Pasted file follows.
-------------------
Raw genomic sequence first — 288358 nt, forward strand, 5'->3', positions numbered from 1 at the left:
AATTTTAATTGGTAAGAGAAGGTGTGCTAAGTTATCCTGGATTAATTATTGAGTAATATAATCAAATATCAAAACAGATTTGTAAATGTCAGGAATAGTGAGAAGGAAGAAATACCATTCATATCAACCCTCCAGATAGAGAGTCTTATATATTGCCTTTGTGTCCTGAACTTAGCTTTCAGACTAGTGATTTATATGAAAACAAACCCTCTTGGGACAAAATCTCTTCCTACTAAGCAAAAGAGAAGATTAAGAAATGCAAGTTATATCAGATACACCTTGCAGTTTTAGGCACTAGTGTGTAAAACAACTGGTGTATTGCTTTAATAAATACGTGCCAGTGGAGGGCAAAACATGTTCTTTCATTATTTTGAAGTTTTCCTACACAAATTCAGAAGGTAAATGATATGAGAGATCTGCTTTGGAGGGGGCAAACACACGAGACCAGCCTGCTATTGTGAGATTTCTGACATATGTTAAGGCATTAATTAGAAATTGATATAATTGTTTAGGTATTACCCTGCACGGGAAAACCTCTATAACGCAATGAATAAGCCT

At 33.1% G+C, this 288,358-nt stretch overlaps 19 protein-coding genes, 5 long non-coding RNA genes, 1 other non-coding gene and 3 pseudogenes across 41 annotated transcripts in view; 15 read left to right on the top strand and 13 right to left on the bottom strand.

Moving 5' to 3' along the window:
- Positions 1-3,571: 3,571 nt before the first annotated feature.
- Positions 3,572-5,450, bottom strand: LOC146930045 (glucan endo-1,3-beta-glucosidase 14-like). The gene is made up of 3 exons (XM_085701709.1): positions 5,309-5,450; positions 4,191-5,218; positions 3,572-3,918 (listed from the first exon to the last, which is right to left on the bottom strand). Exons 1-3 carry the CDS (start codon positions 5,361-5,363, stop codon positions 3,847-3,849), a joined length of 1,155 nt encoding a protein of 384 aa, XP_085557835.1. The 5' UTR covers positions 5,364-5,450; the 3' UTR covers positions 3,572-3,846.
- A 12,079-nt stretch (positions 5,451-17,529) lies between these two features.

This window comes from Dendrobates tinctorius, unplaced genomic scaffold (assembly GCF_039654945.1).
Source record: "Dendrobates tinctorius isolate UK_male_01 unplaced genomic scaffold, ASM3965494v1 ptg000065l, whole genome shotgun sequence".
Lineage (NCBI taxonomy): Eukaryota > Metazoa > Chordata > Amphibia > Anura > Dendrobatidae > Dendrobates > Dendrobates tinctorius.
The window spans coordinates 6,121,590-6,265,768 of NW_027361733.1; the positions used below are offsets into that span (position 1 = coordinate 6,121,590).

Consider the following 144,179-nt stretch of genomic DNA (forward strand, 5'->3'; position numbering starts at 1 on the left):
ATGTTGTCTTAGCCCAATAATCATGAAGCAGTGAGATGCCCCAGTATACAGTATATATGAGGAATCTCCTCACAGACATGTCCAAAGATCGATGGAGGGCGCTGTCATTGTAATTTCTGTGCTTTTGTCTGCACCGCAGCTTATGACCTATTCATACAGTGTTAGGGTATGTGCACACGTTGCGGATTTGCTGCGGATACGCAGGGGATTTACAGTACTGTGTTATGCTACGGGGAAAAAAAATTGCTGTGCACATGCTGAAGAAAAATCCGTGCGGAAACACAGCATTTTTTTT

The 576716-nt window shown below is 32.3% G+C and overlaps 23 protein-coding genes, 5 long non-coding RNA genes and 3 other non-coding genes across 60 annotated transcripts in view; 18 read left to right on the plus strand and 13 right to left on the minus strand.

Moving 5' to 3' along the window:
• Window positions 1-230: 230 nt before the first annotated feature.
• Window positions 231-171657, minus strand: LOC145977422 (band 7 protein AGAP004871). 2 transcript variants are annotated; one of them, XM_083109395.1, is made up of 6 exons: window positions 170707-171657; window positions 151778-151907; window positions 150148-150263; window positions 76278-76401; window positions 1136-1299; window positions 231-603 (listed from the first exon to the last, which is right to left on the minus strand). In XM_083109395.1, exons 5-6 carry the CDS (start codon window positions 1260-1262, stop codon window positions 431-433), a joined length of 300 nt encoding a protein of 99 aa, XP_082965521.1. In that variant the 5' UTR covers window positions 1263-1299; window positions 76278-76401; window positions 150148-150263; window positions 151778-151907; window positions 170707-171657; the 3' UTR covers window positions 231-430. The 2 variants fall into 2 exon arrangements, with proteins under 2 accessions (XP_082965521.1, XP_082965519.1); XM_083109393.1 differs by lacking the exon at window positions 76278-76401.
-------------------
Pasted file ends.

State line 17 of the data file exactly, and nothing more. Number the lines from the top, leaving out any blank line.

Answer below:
• Window positions 231-171657, minus strand: LOC145977422 (band 7 protein AGAP004871). 2 transcript variants are annotated; one of them, XM_083109395.1, is made up of 6 exons: window positions 170707-171657; window positions 151778-151907; window positions 150148-150263; window positions 76278-76401; window positions 1136-1299; window positions 231-603 (listed from the first exon to the last, which is right to left on the minus strand). In XM_083109395.1, exons 5-6 carry the CDS (start codon window positions 1260-1262, stop codon window positions 431-433), a joined length of 300 nt encoding a protein of 99 aa, XP_082965521.1. In that variant the 5' UTR covers window positions 1263-1299; window positions 76278-76401; window positions 150148-150263; window positions 151778-151907; window positions 170707-171657; the 3' UTR covers window positions 231-430. The 2 variants fall into 2 exon arrangements, with proteins under 2 accessions (XP_082965521.1, XP_082965519.1); XM_083109393.1 differs by lacking the exon at window positions 76278-76401.